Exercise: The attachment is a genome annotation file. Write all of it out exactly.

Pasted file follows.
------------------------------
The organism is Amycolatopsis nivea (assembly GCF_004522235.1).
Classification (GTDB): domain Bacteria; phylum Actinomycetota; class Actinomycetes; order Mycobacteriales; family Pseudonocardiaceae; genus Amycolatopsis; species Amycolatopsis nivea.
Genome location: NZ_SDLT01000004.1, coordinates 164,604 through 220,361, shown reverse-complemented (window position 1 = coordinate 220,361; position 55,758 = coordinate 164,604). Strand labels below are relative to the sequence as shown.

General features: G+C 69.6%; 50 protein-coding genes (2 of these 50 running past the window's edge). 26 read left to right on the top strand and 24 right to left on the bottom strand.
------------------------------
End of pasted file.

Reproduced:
The organism is Amycolatopsis nivea (assembly GCF_004522235.1).
Classification (GTDB): domain Bacteria; phylum Actinomycetota; class Actinomycetes; order Mycobacteriales; family Pseudonocardiaceae; genus Amycolatopsis; species Amycolatopsis nivea.
Genome location: NZ_SDLT01000004.1, coordinates 164,604 through 220,361, shown reverse-complemented (window position 1 = coordinate 220,361; position 55,758 = coordinate 164,604). Strand labels below are relative to the sequence as shown.

General features: G+C 69.6%; 50 protein-coding genes (2 of these 50 running past the window's edge). 26 read left to right on the top strand and 24 right to left on the bottom strand.